I will give two other examples. The filtering clauses—clause 58 and following—set out how filtering arrangements are intended to work, but there is no reference to privacy or the weight to be given to privacy. It is similar, by way of example, in clause 67, which deals with single points of contact. I use those as examples, but the point is that it is easy to say that privacy runs through the Bill. The question is whether, in its practical application to each section, it is adequately dealt with. In our view, an overarching provision would help in each case where there is either an absence of a specific reference to privacy or in some cases inconsistency. We will table a new clause towards the end of the process, but it may be that in discussions with the Minister and others we can seek to advance this in a way that is acceptable to the whole Committee. However, the inconsistencies are there.

I would like some indication from the Minister as to how the Committee is to approach the code of practice. I say up front that we welcome the fact that the code is available. We asked for it to be available for the Committee—I do not think the Committee could do its work without the code of practice, and I appreciate that a huge amount of effort will have gone in behind the scenes to ensure that the material was available to the Committee on time.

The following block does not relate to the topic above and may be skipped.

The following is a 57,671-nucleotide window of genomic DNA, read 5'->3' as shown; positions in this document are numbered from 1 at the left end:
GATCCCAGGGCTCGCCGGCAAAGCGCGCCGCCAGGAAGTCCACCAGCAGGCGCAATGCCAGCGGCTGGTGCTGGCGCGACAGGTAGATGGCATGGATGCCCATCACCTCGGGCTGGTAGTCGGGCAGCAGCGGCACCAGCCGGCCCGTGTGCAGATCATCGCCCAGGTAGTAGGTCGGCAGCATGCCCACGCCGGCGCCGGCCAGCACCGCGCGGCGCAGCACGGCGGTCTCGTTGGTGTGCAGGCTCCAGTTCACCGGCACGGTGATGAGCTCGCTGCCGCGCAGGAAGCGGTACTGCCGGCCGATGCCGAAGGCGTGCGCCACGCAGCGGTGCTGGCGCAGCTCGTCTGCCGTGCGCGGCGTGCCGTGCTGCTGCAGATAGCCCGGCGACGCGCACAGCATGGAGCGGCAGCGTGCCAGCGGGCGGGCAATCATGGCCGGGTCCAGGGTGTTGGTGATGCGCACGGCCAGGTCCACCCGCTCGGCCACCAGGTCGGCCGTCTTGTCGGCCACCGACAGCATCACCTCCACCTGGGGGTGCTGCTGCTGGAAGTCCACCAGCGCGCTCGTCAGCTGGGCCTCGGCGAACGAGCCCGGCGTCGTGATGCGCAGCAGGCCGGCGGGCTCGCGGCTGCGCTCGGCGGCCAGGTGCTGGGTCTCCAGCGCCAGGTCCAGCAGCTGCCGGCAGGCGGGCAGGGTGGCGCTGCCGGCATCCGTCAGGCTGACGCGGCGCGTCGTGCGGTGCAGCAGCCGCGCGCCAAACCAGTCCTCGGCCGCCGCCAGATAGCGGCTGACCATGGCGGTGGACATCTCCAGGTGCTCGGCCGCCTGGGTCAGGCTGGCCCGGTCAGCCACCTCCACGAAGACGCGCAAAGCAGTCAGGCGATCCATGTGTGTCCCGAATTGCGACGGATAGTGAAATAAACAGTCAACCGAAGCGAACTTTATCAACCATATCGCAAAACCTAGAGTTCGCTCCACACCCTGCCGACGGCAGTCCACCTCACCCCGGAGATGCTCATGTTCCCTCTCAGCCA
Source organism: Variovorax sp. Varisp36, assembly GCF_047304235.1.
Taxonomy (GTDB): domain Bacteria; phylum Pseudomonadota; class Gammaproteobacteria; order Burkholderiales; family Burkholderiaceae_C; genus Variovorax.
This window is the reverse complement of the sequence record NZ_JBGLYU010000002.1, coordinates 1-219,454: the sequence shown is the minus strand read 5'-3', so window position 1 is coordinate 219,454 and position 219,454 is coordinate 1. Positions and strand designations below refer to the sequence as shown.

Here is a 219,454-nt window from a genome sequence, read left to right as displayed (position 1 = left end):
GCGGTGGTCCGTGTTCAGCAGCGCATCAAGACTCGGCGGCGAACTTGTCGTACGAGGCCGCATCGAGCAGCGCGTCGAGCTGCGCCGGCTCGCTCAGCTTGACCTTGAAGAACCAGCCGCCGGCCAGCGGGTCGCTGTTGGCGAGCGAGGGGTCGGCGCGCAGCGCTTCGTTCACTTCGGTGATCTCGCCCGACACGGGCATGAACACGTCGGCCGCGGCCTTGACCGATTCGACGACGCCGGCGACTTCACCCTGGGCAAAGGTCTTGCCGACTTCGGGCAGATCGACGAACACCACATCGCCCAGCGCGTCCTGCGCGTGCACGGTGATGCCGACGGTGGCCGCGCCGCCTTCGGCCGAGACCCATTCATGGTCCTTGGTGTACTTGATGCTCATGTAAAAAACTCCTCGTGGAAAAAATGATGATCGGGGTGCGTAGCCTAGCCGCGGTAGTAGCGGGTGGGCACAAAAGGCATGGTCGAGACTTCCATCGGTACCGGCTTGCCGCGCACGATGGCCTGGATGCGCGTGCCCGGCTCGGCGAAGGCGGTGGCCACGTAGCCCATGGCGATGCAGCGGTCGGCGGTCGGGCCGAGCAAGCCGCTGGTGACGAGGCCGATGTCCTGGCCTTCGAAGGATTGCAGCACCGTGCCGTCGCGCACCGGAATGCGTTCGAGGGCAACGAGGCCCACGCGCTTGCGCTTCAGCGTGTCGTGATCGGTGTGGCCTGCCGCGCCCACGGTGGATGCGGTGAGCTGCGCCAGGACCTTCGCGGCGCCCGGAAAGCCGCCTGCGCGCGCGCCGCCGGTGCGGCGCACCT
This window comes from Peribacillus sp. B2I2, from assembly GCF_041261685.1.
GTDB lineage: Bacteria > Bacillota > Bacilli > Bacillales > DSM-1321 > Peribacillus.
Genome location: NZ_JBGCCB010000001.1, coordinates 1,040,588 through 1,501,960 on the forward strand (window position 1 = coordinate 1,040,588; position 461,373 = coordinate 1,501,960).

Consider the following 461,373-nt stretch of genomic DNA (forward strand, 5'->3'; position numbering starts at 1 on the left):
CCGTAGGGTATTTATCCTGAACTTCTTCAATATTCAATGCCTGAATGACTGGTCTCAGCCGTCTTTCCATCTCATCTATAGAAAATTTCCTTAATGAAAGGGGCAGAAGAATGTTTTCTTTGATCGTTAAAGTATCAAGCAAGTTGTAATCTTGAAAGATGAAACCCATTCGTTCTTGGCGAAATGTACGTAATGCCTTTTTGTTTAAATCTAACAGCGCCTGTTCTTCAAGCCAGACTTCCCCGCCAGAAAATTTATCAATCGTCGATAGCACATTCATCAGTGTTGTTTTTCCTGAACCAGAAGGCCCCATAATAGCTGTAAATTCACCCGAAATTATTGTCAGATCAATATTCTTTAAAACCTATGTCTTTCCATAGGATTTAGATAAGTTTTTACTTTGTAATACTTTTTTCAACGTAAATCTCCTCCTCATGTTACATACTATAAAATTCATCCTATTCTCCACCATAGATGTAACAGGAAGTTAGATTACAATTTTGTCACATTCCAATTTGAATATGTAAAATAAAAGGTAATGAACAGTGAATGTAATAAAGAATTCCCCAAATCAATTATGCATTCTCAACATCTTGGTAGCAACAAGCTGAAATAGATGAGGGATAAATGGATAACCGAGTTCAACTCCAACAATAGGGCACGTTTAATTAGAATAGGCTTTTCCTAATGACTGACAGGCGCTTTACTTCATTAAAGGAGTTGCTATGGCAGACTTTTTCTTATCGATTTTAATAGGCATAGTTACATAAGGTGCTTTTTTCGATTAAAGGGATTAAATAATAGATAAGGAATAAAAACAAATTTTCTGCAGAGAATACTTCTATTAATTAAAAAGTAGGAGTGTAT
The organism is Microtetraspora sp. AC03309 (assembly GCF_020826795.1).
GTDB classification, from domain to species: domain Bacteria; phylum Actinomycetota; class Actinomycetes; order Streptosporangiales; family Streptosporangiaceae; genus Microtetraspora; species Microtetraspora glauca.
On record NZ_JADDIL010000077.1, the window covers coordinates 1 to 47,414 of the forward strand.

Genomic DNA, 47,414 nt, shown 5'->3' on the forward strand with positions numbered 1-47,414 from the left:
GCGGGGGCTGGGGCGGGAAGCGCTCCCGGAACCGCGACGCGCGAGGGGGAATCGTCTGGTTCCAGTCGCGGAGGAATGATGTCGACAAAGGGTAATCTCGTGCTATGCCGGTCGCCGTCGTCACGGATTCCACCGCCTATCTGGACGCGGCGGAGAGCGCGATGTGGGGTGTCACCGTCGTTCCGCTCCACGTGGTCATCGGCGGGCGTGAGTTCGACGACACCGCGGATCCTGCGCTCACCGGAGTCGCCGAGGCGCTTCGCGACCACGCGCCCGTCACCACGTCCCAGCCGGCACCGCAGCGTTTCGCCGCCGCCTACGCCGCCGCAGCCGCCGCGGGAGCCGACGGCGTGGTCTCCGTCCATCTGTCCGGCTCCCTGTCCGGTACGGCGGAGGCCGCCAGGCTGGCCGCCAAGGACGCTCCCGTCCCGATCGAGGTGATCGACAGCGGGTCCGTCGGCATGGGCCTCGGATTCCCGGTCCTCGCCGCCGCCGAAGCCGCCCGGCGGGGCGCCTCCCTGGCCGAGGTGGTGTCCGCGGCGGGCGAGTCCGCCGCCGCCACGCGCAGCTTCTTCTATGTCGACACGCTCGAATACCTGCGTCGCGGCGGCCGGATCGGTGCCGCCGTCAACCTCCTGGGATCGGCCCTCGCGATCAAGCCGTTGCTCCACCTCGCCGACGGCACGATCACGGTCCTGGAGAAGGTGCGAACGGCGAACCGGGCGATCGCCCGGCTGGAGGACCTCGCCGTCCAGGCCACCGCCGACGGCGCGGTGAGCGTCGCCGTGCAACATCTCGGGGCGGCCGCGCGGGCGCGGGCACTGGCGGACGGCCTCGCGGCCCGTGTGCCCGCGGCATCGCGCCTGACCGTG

A lot of detail is in the code of practice and the Committee does not have the ability to amend it. It will not be consulted upon until the Bill becomes law, so there is a practical problem. Where we identify a deficiency in the code of practice or suggest an amendment—it is not a formal amendment, of course—how does the Minister propose that we deal with that? To some extent, I suspect that some of my points about definition and clarity and the setting out of powers will be met by the argument that such points are in the code of practice. The problem is that we cannot amend the code of practice in Committee. When it comes to be considered after consultation, the whole of the code will be up for the vote and not the individual provisions, so there is a gap that we need to find a practical way through.